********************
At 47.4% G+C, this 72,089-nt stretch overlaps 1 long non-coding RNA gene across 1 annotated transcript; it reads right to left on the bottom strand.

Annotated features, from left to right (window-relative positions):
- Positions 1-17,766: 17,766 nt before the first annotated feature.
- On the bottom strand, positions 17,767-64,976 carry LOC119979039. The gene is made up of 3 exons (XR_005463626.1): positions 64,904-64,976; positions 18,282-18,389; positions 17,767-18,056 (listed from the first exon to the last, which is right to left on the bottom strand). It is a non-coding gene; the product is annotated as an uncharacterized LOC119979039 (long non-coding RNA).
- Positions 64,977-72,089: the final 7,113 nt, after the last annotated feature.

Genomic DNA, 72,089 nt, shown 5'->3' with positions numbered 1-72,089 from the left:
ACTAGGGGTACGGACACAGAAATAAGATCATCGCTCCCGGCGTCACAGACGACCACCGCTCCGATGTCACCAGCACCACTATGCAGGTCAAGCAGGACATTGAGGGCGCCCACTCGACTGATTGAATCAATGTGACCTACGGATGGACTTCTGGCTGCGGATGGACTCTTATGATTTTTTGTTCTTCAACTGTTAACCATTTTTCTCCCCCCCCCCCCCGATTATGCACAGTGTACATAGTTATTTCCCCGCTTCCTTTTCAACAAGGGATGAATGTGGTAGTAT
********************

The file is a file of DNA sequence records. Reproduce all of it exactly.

At 47.4% G+C, this 72,089-nt stretch overlaps 1 long non-coding RNA gene across 1 annotated transcript; it reads right to left on the bottom strand.

Annotated features, from left to right (window-relative positions):
- Positions 1-17,766: 17,766 nt before the first annotated feature.
- On the bottom strand, positions 17,767-64,976 carry LOC119979039. The gene is made up of 3 exons (XR_005463626.1): positions 64,904-64,976; positions 18,282-18,389; positions 17,767-18,056 (listed from the first exon to the last, which is right to left on the bottom strand). It is a non-coding gene; the product is annotated as an uncharacterized LOC119979039 (long non-coding RNA).
- Positions 64,977-72,089: the final 7,113 nt, after the last annotated feature.

Genomic DNA, 72,089 nt, shown 5'->3' with positions numbered 1-72,089 from the left:
ACTAGGGGTACGGACACAGAAATAAGATCATCGCTCCCGGCGTCACAGACGACCACCGCTCCGATGTCACCAGCACCACTATGCAGGTCAAGCAGGACATTGAGGGCGCCCACTCGACTGATTGAATCAATGTGACCTACGGATGGACTTCTGGCTGCGGATGGACTCTTATGATTTTTTGTTCTTCAACTGTTAACCATTTTTCTCCCCCCCCCCCCCGATTATGCACAGTGTACATAGTTATTTCCCCGCTTCCTTTTCAACAAGGGATGAATGTGGTAGTAT